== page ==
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Meeting expectations

Thursday, 7th March, 2013 12:00am

“Because of the nature of Cork Meet, it is not like the other networking events that happen on a regular basis,” says Sean O'Sullivan, chief executive of the South Cork Enterprise Board, involved since the first event in 2009.

“It's quite focused, it's quite strategic in nature, based on unique software that finds out exactly what the company is looking for in a one on one meeting.”

Cork Meet takes place place on Wednesday 10 April and is expecting almost 600 companies to take part over the course of three days. Each participant will have up to 16 one on one meetings with speakers confirmed including Deirdre O'Connor, managing director of Goldman Sachs in New York and Susan Hayes, author of 'The savvy woman's guide to financial freedom.'

“I would advise companies not to come to the event with just the sole purpose of buying and selling,” says Mr O'Sullivan on the power of the individual meetings.

“Have a number of results you want to see, along with a strategy in place. You never know who knows who, and while a meeting may not work out it could lead to another introduction.”

While keen to stress that Cork Meet is a different form of networking, with more specific targets to aim for, Mr O'Sullivan adds that the informal networking options are also available.

“There will be opportunities on the fringes of the event to continue the informal process of networking, especially during the conference speakers.”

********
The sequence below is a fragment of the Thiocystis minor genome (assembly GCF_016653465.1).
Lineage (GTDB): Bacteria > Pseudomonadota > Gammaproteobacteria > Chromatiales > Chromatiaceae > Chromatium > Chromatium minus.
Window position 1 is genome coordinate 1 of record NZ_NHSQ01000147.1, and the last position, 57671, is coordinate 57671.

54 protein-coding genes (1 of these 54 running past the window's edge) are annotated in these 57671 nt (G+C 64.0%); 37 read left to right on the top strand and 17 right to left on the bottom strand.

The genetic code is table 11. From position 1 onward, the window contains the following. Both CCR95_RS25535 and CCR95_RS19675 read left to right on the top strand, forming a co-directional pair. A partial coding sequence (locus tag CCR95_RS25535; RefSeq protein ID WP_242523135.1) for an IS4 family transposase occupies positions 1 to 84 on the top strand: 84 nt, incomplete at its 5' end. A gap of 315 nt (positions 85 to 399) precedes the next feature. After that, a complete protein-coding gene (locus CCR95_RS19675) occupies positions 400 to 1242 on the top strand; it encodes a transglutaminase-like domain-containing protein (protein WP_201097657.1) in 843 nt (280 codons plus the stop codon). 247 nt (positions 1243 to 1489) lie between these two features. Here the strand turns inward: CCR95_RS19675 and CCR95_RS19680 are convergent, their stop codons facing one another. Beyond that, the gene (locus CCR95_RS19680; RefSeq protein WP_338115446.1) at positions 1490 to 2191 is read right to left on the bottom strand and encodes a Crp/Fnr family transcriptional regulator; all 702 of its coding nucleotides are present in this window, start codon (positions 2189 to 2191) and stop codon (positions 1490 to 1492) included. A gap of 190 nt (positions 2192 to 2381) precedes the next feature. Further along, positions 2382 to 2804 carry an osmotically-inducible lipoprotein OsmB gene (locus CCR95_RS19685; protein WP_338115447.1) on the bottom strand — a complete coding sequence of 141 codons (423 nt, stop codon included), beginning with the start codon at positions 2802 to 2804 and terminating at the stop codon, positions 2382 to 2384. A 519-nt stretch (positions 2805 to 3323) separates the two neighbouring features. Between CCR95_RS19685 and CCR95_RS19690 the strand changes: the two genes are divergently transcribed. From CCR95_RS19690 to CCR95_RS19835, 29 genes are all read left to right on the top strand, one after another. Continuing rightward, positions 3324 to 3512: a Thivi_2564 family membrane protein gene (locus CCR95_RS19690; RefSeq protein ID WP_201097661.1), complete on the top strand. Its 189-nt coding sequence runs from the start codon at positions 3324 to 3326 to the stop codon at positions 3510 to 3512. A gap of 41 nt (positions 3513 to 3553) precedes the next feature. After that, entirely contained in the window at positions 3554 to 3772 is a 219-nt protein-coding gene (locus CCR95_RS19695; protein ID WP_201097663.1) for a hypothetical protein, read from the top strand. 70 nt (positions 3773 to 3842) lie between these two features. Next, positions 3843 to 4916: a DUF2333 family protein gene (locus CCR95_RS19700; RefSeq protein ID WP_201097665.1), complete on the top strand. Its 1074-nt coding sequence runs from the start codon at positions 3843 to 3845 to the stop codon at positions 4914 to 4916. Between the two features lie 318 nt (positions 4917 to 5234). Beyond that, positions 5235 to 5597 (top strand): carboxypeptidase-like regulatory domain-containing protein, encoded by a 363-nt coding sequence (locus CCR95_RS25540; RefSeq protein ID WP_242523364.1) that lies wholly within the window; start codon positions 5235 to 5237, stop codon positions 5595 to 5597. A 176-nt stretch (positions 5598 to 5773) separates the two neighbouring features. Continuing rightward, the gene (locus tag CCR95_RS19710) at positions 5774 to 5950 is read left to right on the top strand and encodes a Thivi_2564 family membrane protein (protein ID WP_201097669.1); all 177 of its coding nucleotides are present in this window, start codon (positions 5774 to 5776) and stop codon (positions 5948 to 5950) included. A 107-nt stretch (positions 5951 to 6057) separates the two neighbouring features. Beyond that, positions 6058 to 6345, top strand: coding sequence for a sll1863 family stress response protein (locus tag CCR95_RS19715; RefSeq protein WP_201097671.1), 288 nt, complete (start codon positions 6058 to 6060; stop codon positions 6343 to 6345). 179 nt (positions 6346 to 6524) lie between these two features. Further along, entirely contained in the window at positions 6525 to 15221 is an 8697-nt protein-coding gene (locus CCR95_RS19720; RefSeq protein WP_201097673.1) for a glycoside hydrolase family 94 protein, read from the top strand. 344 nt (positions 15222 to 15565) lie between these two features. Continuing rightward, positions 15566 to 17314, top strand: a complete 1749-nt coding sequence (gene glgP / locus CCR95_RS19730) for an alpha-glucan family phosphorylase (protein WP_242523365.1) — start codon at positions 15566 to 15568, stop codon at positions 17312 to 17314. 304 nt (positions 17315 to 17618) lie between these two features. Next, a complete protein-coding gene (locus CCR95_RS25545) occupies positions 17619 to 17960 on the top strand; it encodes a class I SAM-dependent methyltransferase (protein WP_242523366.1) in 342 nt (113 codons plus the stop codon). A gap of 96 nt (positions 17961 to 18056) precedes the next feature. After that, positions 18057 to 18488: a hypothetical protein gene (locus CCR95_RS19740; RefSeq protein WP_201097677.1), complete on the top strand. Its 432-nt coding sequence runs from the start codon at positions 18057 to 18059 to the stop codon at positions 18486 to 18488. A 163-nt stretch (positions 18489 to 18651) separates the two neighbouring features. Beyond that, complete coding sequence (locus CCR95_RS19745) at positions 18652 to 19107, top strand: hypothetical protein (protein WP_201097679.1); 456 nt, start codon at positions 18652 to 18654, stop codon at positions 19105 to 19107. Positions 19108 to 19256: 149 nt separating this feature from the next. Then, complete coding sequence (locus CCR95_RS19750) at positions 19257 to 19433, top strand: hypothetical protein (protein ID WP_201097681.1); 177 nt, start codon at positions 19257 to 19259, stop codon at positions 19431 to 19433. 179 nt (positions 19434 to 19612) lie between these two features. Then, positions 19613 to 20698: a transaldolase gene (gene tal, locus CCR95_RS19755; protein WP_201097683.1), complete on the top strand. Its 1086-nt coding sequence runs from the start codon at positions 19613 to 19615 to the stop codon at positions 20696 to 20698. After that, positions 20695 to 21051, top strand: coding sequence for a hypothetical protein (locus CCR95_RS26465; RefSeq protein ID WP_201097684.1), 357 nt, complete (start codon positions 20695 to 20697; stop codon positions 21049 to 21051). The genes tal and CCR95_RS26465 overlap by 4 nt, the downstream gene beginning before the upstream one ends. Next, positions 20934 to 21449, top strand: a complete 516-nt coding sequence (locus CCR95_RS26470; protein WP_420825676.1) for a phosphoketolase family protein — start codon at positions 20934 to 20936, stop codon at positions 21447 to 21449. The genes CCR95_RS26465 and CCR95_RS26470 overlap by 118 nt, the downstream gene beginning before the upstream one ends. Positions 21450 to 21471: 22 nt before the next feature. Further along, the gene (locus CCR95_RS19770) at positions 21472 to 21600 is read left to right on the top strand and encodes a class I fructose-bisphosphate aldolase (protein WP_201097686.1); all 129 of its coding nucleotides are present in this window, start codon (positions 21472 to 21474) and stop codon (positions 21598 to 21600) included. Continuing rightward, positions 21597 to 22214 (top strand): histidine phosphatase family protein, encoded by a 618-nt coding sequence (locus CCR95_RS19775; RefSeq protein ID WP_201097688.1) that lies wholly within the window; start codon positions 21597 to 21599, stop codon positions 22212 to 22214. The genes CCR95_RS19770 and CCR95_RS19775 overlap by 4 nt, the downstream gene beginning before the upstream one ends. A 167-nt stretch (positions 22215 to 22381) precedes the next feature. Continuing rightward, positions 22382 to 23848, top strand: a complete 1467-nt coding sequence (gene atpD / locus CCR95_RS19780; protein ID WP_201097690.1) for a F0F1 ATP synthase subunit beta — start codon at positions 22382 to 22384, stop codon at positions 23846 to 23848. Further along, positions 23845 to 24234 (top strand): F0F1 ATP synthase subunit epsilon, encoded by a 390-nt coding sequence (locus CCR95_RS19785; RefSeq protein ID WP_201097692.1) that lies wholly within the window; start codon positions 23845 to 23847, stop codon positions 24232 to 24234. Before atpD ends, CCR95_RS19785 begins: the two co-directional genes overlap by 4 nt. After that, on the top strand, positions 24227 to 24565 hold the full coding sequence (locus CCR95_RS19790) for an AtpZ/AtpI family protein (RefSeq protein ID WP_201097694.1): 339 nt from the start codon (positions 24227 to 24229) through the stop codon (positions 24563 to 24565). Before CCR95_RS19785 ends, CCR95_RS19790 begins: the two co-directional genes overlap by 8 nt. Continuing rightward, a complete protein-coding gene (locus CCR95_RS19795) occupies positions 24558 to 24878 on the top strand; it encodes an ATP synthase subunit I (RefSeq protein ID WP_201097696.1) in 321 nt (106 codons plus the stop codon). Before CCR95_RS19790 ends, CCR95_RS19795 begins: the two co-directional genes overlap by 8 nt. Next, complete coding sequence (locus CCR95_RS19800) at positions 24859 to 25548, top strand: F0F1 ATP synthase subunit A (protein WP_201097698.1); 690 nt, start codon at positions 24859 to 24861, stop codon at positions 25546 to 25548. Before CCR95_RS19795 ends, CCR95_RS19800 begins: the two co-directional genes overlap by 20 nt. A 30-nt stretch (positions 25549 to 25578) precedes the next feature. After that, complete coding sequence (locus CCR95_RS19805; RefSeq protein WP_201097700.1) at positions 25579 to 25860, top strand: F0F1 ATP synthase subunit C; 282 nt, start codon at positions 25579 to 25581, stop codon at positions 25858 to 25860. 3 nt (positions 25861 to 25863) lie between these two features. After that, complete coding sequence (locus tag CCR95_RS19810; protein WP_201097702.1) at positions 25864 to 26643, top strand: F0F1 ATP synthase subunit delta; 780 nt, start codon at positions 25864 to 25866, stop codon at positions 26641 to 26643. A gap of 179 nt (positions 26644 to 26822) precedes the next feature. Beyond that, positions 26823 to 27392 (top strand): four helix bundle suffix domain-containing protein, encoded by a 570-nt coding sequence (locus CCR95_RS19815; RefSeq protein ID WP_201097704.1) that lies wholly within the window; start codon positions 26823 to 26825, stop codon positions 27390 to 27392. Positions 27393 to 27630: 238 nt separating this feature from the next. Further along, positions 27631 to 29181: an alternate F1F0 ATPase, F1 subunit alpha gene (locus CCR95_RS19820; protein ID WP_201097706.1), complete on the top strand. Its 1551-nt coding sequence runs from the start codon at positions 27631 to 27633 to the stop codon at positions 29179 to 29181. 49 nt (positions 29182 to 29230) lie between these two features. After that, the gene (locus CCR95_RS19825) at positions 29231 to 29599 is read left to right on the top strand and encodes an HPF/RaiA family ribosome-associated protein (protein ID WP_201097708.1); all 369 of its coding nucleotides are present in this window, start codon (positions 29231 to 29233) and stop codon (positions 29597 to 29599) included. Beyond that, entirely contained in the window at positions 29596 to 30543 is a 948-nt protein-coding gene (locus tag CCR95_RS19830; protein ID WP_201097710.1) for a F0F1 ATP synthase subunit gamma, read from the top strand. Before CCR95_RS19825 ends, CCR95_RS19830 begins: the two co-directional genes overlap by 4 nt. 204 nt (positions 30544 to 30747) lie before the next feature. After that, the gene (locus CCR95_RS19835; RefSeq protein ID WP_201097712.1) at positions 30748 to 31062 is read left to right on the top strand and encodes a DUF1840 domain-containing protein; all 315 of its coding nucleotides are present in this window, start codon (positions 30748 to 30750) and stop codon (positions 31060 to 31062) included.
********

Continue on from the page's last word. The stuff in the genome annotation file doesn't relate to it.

It's not all plain sailing for participants after they sign up for the event however.

“Many people think that you sign up and that's that until the event itself,” warns Mr O'Sullivan.

“You have to do a bit of work before hand, which isn't really a lot of work at all. Participants have a profile to build, and the more effort you put into the profile, the better results our algorithms will produce for the meetings. Those who put in the effort get the benefits.”

Mr O'Sullivan highlights that prioritising what you want from the event will result in better meetings, and hopefully, better results for the participants.

“It just makes it far easier to match up those looking for the same thing.”

The software being used by Cork Meet was developed in part by Midleton man Mark Jordan for a French company a number of years ago to host similar size conventions. The software allows the organisers to expect the unexpected and rearrange meetings if necessary.

“As with any major event with a lot of people attending, there is a chance that five or six either won't make it on the day or be late for a variety of reason. However our software allows us to rearrange the meetings so that participants will only miss one meeting and will have the other free spaces filled.”

The catalogue of companies involved is expected to be finalised in mid-March, and there is already nearly 250 companies involved. Mr O'Sullivan stresses that being included in the catalogue is the best way to get the name out there before the event.

“At the end of the day, we do live in a new electronic world with email, social media and instant information,” says Mr O'Sullivan.

“However there is nothing to compare to actually meeting someone and speaking with them. While relationships may not immediately bear fruit, it could take weeks and months, but it is the best way to get to know someone.

Moire details on how to join the list of Cork Meet, in the Rochestown Park Hotel on Wednesday 10 April, is available on

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